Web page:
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Well.... I took a look at one of my unmodified SHVC-10 cable and the two ends of the modified one (is a JRGB).... looks like nintendo didn't wire the official JRGB cables to use CSYNC, they use CBVS!  Inside the 21 pin connector, RGB are filtered with 220uf caps, composite video is fed to the CSYNC pin, +5VDC is fed through series 75 ohm resistor to the +5VDC pin (see gamesx JRGB pinout).  GND and audio is fed to the appropriate pins.  I don't have a camera to take pictures, but will try to in the near future.

Offline NFG

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It's actually more common to use Cvid than Csync in an RGB cable, so what you found isn't unusual.

Offline Alcahest

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Link83, great thread indeed.  8)
Interesting pics of the PAL SNES official RGB cable.. i wonder indeed what those components are, they're prolly just "housing" 47 ohms resistors for R,G,B & composite pins?

Well.... I took a look at one of my unmodified SHVC-10 cable and the two ends of the modified one (is a JRGB).... looks like nintendo didn't wire the official JRGB cables to use CSYNC, they use CBVS!  Inside the 21 pin connector, RGB are filtered with 220uf caps, composite video is fed to the CSYNC pin, +5VDC is fed through series 75 ohm resistor to the +5VDC pin (see gamesx JRGB pinout).  GND and audio is fed to the appropriate pins.  I don't have a camera to take pictures, but will try to in the near future.

Excellent RGB32E, so you confirm that SFC CVBS is not modified in any way before it reaches the TV.. very good to know for my problem ^^ At last i can totally rule out a problem of the cable as even the official Super Famicom one doesn't alter CVBS in any way. (i'm using the official PAL GC RGB cable, seems exactly the same as SHVC-010 after all.)
See you,

Alcahest

Offline viletim

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Link83,

My SCART cable diagrams sometimes differ from what's inside the official cable. It's mainly because I have very few official SCART cables and have to rely on (often non-technical) contributiors and guess work.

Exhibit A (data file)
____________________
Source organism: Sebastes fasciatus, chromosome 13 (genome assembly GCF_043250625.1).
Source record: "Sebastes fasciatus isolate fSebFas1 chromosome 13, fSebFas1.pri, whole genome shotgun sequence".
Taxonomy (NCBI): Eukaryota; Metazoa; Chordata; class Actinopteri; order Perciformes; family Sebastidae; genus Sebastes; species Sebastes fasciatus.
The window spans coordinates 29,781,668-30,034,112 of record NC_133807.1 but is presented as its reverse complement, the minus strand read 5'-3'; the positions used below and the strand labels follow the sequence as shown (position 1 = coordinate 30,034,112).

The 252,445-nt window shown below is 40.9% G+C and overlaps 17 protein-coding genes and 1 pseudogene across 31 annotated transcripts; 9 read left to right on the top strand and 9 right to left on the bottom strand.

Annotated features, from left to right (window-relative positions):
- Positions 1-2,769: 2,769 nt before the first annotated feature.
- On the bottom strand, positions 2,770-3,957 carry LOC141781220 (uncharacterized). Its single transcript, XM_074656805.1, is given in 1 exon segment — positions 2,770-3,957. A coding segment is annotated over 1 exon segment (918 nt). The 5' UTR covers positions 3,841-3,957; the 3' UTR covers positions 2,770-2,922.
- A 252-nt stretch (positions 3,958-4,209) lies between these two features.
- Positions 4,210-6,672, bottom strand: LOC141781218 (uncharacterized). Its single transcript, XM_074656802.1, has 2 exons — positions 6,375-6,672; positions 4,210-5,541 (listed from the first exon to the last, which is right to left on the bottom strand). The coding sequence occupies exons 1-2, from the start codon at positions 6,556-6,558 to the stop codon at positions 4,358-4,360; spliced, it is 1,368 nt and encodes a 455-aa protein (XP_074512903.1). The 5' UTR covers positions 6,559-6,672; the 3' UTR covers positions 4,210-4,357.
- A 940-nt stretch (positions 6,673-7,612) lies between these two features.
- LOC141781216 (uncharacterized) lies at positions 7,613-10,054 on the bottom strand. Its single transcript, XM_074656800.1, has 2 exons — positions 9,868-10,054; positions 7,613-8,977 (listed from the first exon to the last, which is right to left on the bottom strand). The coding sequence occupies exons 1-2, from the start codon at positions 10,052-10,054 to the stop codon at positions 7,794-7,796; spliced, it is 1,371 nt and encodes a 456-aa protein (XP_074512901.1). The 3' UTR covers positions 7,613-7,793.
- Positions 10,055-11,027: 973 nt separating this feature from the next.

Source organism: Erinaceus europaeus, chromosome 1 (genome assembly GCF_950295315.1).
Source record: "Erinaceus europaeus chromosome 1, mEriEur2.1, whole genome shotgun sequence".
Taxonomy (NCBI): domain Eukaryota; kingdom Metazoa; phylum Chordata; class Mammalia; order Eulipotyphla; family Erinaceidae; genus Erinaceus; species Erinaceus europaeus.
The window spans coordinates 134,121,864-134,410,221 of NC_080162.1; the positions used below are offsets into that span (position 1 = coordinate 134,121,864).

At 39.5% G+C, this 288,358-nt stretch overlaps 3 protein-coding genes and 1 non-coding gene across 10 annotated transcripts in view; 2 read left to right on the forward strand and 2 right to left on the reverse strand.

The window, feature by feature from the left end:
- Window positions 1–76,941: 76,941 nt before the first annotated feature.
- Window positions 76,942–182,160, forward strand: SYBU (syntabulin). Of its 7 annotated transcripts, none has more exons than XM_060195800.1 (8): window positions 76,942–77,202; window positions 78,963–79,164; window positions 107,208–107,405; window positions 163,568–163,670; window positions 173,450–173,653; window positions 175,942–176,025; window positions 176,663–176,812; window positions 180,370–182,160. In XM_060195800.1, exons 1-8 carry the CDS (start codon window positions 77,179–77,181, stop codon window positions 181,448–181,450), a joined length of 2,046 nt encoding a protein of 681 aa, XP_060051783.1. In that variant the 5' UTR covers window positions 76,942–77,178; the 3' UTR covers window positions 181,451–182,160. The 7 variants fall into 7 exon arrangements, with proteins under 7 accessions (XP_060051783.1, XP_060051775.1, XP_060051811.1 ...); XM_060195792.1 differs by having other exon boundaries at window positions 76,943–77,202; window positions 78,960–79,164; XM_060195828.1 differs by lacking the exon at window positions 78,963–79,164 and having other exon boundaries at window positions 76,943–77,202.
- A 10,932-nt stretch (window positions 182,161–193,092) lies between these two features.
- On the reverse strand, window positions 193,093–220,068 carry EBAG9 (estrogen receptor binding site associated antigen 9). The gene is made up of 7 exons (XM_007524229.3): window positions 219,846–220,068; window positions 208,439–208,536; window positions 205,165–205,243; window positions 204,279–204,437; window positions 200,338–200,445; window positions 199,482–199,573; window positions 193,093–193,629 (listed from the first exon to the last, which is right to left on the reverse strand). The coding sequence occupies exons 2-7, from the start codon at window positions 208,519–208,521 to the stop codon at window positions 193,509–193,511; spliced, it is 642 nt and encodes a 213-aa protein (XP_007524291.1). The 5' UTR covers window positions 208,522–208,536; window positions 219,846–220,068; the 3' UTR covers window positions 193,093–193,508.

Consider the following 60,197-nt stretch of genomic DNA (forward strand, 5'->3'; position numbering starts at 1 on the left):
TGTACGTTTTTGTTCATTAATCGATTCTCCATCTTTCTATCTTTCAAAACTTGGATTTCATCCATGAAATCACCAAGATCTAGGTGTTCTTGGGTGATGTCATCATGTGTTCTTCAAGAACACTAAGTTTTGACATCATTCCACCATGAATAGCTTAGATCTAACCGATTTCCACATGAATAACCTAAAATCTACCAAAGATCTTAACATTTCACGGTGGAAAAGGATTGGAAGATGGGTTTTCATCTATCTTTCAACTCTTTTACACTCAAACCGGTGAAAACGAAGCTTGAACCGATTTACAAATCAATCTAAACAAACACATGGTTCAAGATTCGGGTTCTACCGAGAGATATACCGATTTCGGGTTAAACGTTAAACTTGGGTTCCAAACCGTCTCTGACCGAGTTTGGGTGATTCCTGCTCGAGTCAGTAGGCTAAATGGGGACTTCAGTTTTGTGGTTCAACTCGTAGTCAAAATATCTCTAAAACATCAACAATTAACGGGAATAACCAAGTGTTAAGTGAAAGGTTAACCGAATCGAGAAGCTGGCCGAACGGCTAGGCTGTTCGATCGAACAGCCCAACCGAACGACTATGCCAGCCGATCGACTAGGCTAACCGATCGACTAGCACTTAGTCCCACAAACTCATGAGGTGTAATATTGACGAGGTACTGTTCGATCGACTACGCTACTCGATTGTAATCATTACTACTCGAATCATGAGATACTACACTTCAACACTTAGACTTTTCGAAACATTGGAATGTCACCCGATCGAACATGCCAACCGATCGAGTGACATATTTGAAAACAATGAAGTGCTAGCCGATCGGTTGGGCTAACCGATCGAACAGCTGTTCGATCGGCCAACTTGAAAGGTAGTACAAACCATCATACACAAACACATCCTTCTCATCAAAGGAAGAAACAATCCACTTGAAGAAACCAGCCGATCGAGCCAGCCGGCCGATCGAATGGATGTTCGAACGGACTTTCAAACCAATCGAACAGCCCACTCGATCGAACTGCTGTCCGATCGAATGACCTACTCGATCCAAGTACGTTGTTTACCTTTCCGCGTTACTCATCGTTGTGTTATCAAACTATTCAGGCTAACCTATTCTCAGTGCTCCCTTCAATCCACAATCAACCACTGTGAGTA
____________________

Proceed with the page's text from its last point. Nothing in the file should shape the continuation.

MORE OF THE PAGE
I'd like to draw up a circuit diagram of your cable but I need some more information....first do you own a multimeter (and know how to use it)?

BTW:
A124TA F = PNP transistor
C124TF F = NPN transistor
RS4750J = resistor network with 5% tolerance, the value is a bit ambiguous but probably 47 ohms

Online Link83

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Link83,

My SCART cable diagrams sometimes differ from what's inside the official cable. It's mainly because I have very few official SCART cables and have to rely on (often non-technical) contributiors and guess work.
Hi!
I hope you dont think I was criticizing you in any way - You have done fantastic work drawing up all those diagrams. I just think it might be useful to have circuit diagrams of the official scart cables aswell if possible :)

I'd like to draw up a circuit diagram of your cable but I need some more information....first do you own a multimeter (and know how to use it)?

BTW:
A124TA F = PNP transistor
C124TF F = NPN transistor
RS4750J = resistor network with 5% tolerance, the value is a bit ambiguous but probably 47 ohms

Ah thats interesting - do you think there is any way for us to work out the values of the transistors?

I have a digital multimeter and know roughly how to use it - im no expert though, but if you tell me what settings to place the dial on and where to put the probes I can gladly tell you the read out.

Although if you'd like I would gladly send the scart cable to you and you could draw up the circuit diagram and send it back whenever you have finished with it?

I have quite a few official scart cables aswell if your interested, heres a list:-